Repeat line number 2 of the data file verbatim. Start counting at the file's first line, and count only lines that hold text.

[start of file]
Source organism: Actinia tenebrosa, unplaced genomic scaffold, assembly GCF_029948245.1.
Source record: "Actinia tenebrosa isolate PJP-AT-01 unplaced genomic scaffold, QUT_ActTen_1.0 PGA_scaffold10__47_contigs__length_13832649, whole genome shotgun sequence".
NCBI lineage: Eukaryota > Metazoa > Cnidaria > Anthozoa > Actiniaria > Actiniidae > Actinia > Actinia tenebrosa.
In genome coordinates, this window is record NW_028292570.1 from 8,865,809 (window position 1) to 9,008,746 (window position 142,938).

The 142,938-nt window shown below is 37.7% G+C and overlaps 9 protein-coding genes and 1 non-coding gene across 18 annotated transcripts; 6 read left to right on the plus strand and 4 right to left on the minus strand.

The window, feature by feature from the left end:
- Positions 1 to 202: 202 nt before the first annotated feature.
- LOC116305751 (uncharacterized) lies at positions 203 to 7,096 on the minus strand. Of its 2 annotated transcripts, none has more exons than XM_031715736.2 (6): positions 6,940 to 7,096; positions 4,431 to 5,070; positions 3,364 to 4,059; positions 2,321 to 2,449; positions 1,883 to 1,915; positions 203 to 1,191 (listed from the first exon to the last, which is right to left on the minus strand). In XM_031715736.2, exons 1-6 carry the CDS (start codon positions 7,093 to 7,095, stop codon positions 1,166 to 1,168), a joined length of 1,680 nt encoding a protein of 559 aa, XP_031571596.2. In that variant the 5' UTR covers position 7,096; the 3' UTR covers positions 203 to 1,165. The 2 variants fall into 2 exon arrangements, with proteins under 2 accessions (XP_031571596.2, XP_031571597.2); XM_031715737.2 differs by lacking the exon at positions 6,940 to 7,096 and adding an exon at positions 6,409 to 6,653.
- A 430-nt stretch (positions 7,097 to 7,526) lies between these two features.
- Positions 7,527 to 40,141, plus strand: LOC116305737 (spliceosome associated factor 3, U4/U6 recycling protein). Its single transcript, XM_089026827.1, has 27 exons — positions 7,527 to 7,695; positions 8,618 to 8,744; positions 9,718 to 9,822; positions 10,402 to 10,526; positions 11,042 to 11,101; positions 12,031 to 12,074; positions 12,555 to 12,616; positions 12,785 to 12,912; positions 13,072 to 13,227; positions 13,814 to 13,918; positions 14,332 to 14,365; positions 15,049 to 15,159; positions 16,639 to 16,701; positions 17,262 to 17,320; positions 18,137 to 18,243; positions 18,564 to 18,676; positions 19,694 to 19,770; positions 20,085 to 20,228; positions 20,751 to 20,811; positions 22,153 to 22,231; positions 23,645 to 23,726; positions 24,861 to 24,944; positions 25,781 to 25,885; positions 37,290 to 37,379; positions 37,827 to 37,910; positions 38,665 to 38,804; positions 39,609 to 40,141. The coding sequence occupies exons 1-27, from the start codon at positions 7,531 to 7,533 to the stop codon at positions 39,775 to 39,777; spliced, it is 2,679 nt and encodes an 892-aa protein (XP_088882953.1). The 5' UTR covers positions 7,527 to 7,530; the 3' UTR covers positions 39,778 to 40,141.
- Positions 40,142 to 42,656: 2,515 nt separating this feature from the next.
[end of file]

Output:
Source record: "Actinia tenebrosa isolate PJP-AT-01 unplaced genomic scaffold, QUT_ActTen_1.0 PGA_scaffold10__47_contigs__length_13832649, whole genome shotgun sequence".